We read, with great interest, the pragmatic multicenter trial on aerosolized surfactant presented by the Aero-O2 study investigators.1 This is the largest clinical trial evaluating the efficacy of aerosolized surfactant for preterm infants with respiratory distress syndrome (RDS) and adds to the recent data reported by CureNeb study team.2 We would like to congratulate the investigators for introducing a novel technique of delivering aerosolized surfactant using an interface resembling a pacifier. This ensures continuous aerosol delivery without loss of positive end-expiratory pressure. However, we would like to highlight a few issues and request clarifications regarding the trial.
The infants enrolled in the study had a mean gestational age of 33 weeks and mean birth weight of ∼2.1 kg. The number of infants born at ≤26 weeks’ gestation was small (n = 11). The proportion of infants requiring intubation for surfactant instillation was 26% in the aerosolized surfactant group and 50% in the usual care group. However, the requirement for surfactant reported in the current study is much higher than what is described in literature. Using data from a large prospective cohort study, including 18 tertiary NICUs, researchers reported that only 12.8% of infants born at 33 weeks’ gestation require surfactant.3 Also, in the present trial, infants in the intervention group received higher surfactant doses (6 mL/kg) and, sometimes, multiple treatments (up to 3 doses).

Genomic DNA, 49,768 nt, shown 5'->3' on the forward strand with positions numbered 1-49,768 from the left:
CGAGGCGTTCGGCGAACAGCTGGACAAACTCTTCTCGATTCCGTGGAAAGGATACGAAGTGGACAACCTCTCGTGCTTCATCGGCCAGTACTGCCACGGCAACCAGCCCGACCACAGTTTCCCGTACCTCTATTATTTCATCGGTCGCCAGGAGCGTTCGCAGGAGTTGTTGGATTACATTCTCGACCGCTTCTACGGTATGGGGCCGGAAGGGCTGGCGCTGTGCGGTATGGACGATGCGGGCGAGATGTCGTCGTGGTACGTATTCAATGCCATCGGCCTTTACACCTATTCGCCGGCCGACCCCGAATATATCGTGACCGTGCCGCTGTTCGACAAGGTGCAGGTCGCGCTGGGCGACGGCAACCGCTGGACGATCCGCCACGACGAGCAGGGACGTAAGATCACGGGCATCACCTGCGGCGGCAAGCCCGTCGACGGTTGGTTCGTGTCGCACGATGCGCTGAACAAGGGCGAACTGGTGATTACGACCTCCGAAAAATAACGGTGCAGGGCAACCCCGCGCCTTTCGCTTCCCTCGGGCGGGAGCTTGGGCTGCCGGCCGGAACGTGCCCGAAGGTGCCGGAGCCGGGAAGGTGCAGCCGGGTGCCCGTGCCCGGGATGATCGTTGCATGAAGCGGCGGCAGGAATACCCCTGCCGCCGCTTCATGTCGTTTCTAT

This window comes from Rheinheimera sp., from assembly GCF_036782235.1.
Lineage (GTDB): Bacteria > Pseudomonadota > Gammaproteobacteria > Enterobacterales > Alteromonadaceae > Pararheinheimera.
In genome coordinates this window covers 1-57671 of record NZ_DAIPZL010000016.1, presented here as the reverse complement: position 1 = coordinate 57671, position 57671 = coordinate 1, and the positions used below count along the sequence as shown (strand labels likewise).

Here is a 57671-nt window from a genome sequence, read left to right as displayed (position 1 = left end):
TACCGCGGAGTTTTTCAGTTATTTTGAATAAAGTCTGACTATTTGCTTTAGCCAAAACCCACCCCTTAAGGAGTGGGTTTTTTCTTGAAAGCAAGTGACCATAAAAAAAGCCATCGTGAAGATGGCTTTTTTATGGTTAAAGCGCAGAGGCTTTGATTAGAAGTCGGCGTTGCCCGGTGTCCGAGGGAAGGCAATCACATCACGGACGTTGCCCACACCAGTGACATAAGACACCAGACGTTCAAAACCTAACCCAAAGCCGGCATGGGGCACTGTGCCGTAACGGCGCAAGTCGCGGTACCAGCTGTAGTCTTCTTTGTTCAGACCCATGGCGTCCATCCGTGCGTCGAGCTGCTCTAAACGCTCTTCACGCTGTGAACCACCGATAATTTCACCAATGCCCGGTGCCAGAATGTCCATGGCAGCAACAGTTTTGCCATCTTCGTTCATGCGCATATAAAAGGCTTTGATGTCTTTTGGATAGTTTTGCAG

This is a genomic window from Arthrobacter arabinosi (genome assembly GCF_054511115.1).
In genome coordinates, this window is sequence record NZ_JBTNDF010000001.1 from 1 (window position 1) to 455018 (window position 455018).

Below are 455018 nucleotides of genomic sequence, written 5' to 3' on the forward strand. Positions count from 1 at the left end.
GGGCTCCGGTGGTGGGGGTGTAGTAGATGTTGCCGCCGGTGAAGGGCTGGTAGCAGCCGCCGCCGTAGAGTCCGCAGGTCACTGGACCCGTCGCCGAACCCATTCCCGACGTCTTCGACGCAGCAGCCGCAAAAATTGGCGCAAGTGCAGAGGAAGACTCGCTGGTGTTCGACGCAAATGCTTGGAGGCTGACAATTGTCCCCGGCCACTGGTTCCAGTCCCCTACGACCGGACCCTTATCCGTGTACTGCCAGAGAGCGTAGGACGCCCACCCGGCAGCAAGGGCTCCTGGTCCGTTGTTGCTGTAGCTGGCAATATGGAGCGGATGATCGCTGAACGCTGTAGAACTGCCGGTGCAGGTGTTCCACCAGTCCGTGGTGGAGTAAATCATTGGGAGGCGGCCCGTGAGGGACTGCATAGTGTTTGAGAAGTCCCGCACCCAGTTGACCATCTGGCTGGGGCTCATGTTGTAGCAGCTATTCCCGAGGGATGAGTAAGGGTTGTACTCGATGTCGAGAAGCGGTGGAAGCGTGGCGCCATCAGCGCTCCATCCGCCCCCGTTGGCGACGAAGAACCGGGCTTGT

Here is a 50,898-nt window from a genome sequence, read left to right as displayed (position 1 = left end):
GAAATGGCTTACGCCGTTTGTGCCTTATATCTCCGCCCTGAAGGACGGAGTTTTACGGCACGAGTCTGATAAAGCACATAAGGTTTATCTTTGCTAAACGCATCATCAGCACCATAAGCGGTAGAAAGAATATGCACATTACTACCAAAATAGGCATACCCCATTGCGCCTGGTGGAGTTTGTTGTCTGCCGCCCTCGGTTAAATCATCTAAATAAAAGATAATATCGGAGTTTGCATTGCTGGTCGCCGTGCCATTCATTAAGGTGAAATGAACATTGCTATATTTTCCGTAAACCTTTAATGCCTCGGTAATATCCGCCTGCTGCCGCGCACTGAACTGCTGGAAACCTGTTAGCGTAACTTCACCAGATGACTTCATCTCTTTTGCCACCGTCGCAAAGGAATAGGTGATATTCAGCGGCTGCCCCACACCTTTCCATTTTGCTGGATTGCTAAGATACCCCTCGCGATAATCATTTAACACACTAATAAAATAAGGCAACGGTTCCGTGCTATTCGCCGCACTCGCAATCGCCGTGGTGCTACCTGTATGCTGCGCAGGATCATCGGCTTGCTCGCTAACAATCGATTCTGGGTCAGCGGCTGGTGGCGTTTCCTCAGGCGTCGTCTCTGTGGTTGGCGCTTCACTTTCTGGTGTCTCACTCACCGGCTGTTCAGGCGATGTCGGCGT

The primary outcome of the study was the need for intubation and instillation of liquid surfactant. However, the oxygen requirement or respiratory distress score was not documented. The decision to ventilate a preterm infant is highly subjective and can vary from center to center. Although this approach contributes to the pragmatic design of the trial, it decreases its generalizability.
The authors have demonstrated the safety and feasibility of using this novel aerosol technique in multiple NICUs. However, the cost implications of using higher and multiple surfactant dosage has not been reported. We would like the investigators to explore and report the cost-effectiveness of this potentially beneficial noninvasive therapy. Providing a treatment modality with a significantly higher cost for an intervention not showing any reduction in relevant outcomes, like chronic lung disease (CLD) or mortality, limits its applicability outside of the research settings. In this trial, aerosolized surfactant did not seem to reduce the need for intubation and surfactant administration in extremely preterm infants. In future trials, researchers could test this treatment approach in smaller infants (≤28 weeks) and report if aerosolized surfactant has the potential to reduce CLD in this challenging population.
CONFLICT OF INTEREST: The authors have indicated they have no potential conflicts of interest to disclose.